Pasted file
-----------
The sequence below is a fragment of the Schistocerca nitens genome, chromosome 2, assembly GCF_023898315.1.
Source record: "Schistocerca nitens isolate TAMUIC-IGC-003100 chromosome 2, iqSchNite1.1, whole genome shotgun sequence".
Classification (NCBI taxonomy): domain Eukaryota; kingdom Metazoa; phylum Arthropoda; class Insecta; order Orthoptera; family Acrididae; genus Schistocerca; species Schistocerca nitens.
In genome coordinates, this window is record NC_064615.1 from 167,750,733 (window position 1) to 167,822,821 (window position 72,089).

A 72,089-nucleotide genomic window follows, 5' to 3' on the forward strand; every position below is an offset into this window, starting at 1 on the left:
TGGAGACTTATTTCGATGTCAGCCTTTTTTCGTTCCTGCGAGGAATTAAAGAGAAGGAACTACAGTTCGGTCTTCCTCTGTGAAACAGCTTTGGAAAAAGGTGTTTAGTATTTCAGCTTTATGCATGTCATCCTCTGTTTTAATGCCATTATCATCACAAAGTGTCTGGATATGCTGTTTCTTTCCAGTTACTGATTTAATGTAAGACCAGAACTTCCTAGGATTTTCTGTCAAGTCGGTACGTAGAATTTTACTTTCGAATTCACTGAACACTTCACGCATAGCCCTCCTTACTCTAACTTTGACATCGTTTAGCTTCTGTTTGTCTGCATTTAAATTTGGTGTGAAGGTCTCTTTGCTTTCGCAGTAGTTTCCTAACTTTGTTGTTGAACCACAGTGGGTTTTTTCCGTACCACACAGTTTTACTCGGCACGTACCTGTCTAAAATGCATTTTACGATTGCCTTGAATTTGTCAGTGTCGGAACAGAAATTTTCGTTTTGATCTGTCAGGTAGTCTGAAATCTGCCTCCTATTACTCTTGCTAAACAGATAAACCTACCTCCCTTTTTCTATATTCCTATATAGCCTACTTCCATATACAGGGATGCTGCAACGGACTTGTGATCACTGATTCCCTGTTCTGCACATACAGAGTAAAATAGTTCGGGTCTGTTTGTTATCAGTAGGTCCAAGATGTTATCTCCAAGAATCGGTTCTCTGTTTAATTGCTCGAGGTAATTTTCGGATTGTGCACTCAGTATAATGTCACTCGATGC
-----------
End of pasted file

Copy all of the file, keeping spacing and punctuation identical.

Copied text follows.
The sequence below is a fragment of the Schistocerca nitens genome, chromosome 2, assembly GCF_023898315.1.
Source record: "Schistocerca nitens isolate TAMUIC-IGC-003100 chromosome 2, iqSchNite1.1, whole genome shotgun sequence".
Classification (NCBI taxonomy): domain Eukaryota; kingdom Metazoa; phylum Arthropoda; class Insecta; order Orthoptera; family Acrididae; genus Schistocerca; species Schistocerca nitens.
In genome coordinates, this window is record NC_064615.1 from 167,750,733 (window position 1) to 167,822,821 (window position 72,089).

A 72,089-nucleotide genomic window follows, 5' to 3' on the forward strand; every position below is an offset into this window, starting at 1 on the left:
TGGAGACTTATTTCGATGTCAGCCTTTTTTCGTTCCTGCGAGGAATTAAAGAGAAGGAACTACAGTTCGGTCTTCCTCTGTGAAACAGCTTTGGAAAAAGGTGTTTAGTATTTCAGCTTTATGCATGTCATCCTCTGTTTTAATGCCATTATCATCACAAAGTGTCTGGATATGCTGTTTCTTTCCAGTTACTGATTTAATGTAAGACCAGAACTTCCTAGGATTTTCTGTCAAGTCGGTACGTAGAATTTTACTTTCGAATTCACTGAACACTTCACGCATAGCCCTCCTTACTCTAACTTTGACATCGTTTAGCTTCTGTTTGTCTGCATTTAAATTTGGTGTGAAGGTCTCTTTGCTTTCGCAGTAGTTTCCTAACTTTGTTGTTGAACCACAGTGGGTTTTTTCCGTACCACACAGTTTTACTCGGCACGTACCTGTCTAAAATGCATTTTACGATTGCCTTGAATTTGTCAGTGTCGGAACAGAAATTTTCGTTTTGATCTGTCAGGTAGTCTGAAATCTGCCTCCTATTACTCTTGCTAAACAGATAAACCTACCTCCCTTTTTCTATATTCCTATATAGCCTACTTCCATATACAGGGATGCTGCAACGGACTTGTGATCACTGATTCCCTGTTCTGCACATACAGAGTAAAATAGTTCGGGTCTGTTTGTTATCAGTAGGTCCAAGATGTTATCTCCAAGAATCGGTTCTCTGTTTAATTGCTCGAGGTAATTTTCGGATTGTGCACTCAGTATAATGTCACTCGATGC